* U.S. winter wheat conditions a concern amid drought
* Soybeans firm as market awaits China buying (Updates with closing prices)
By Karl Plume
CHICAGO, May 22 (Reuters) - U.S. wheat futures surged nearly 3 percent on Tuesday on technical buying and crop production concerns due to dry weather in the U.S. Plains wheat belt and other major production areas around the globe.
Corn futures advanced on spillover support from wheat, while soybeans advanced on follow-through buying from Monday’s strong gains.
Wheat recovered all of its prior-session losses that stemmed from rain in the U.S. Plains, where a large share of the milling wheat crop has suffered under a severe drought this year.
The U.S. Department of Agriculture said just 36 percent of the U.S. winter wheat crop was in good-to-excellent shape as of Sunday, compared with 52 percent at the same point last year.
“We got some rain, but the market is worried that maybe it’s a little bit too late to have an impact at this point,” said Ted Seifried, analyst with Zaner Ag Hedge.
Dry weather in parts of Canada, eastern Australia and southern Russia, all major wheat exporters, also gave prices a lift.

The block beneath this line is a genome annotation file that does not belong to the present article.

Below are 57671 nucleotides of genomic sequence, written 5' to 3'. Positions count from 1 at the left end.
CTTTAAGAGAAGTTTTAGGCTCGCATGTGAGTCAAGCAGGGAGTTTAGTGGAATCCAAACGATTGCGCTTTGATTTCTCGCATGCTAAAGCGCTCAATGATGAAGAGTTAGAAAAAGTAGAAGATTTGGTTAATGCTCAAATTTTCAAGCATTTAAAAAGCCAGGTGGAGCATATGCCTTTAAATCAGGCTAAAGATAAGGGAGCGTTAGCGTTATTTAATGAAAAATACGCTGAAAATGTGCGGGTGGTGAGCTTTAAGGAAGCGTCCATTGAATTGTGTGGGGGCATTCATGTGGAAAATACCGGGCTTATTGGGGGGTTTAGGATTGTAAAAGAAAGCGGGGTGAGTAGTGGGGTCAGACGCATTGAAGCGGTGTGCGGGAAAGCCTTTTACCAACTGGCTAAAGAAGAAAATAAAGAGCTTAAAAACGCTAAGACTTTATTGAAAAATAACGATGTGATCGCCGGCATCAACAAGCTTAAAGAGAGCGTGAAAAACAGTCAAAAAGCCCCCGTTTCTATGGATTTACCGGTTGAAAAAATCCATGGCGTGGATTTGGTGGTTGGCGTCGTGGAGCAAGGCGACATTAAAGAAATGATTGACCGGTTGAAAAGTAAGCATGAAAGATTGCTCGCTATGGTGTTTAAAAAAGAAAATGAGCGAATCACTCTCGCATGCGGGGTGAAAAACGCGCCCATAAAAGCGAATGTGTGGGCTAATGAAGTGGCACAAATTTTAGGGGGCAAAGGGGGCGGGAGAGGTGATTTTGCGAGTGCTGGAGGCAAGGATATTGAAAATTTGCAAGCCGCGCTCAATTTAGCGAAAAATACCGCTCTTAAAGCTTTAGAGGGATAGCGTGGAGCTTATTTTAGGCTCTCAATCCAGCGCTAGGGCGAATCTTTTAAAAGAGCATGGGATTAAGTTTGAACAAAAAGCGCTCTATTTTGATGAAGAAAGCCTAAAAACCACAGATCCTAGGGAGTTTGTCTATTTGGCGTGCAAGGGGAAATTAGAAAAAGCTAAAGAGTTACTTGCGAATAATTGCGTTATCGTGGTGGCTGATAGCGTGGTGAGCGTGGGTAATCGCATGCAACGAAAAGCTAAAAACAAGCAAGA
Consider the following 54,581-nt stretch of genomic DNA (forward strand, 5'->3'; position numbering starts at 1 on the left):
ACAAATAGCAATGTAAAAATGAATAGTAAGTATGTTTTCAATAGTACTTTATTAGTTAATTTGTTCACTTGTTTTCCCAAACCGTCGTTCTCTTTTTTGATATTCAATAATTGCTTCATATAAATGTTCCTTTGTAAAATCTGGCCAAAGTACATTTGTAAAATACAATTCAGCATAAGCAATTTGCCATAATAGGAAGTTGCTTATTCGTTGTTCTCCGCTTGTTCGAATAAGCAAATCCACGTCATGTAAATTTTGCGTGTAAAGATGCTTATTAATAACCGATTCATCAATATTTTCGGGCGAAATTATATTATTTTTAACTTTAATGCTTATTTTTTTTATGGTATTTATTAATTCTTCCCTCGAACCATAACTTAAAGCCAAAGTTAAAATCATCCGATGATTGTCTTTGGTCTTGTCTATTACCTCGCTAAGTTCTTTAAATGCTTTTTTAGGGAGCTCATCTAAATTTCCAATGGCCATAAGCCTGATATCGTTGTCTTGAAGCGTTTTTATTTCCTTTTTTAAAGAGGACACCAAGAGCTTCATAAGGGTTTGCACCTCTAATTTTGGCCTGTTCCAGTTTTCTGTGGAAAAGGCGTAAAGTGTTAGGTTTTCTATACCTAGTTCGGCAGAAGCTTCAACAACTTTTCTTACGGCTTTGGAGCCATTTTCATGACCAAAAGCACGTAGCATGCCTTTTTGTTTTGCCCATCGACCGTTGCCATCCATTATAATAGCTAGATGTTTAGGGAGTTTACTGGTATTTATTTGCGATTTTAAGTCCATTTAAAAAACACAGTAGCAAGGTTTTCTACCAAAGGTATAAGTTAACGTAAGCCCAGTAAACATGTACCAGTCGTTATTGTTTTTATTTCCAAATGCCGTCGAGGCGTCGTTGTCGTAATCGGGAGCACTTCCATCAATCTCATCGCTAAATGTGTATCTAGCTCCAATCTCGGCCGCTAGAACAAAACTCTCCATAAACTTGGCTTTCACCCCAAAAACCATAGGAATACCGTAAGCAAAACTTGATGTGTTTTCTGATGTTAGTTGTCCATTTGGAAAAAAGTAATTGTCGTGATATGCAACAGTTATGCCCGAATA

Chicago Board of Trade July soft red winter wheat was up 14-1/4 cents, or 2.8 percent, at $5.21-1/2 a, while K.C. July hard red winter wheat was up 14 cents, or 2.7 percent, at $5.40-1/2 a bushel.
Both ended well above all key moving averages but closed below session highs.
Better-than-expected U.S. soybean planting progress capped the market after the USDA said 56 percent of the crop had been seeded as of Sunday, well ahead of the five-year average of 44 percent.
Corn planting was 81-percent completed, in line with the average pace, USDA said.
CBOT July soybeans were up 5-1/4 cents at $10.20-1/2 a bushel, settling near its 100-day moving average. The contract failed to breach chart resistance at its 50-day moving average.
CBOT July corn added 2 cents to $4.04-3/4 a bushel. (Additional reporting by Michael Hogan in Hamburg and Naveen Thukral in Singapore; editing by Dan Grebler and Sandra Maler)